But hesitation regarding electric power hasn’t stopped Boston Harley-Davidson from selling LiveWires. According to Mike, they’ve got seven LiveWire bikes coming and have already sold two of them, sight unseen. They expect to move the rest of their LiveWires quickly once they have them and get the next set of seven bikes into the showroom as well.
There are more Harley-Davidson EVs on the way
The LiveWire may be the first electric motorcycle that Harley-Davidson will produce, but it won’t be the last. The company has already announced four other electric concepts that are in the works, including light electric motorcycles and even an electric bicycle.
Harley-Davidson already rolled out two of them to show off at CES in January, including a light electric dirt bike and electric city scooter. The concept vehicles were only on display, but barely a month later the company took them to the X-Games in Aspen where a couple lucky test riders put the bikes through their paces.
Upcoming concepts that H-D has already rolled out at multiple events
That’s all part of Harley-Davidson’s greater plan to target younger and more urban riders. The company is hoping that a new breed of riders will adopt the Harley brand. And while some might see that as a long shot, it’s hard not to give them credit for being one of the first in the industry to make progress towards EVs.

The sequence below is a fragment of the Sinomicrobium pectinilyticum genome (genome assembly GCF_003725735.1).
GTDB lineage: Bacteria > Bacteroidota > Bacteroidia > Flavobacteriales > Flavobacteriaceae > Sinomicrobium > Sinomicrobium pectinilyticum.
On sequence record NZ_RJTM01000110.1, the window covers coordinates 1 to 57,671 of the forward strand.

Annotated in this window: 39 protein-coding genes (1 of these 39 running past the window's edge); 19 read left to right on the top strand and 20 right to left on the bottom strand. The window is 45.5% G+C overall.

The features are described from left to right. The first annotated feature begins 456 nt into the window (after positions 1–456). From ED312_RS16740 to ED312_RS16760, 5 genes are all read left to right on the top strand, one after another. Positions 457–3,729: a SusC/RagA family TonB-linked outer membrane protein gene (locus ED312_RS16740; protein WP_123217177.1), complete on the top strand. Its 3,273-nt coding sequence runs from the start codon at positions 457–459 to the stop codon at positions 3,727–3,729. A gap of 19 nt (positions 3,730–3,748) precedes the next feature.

While companies like Zero and Lightning have been building electric motorcycles for years, Harley’s more established gas-powered competition have made little to no progress. Companies like Ducati, Triumph, Suzuki, and Kawasaki have no production electric motorcycles. Yamaha has a nice line of electric bicycles but no motorcycles, and Honda only rolled out their first electric CR250 concept dirt bike days ago.
So while Harley’s first electric motorcycle might be a $30k long shot, the bike is nicely designed and well-built. And perhaps most importantly, it exists.
And as you might have guessed, my $2,500 electric city motorcycle indicates that I probably won’t be the first LiveWire customer. But I’m definitely excited for Harley-Davidson’s entire upcoming portfolio of electric two-wheelers designed for different levels and price points.
What do you think? Let us know in the comments below.
Boston Harley-Davidson image credit: Studio Troika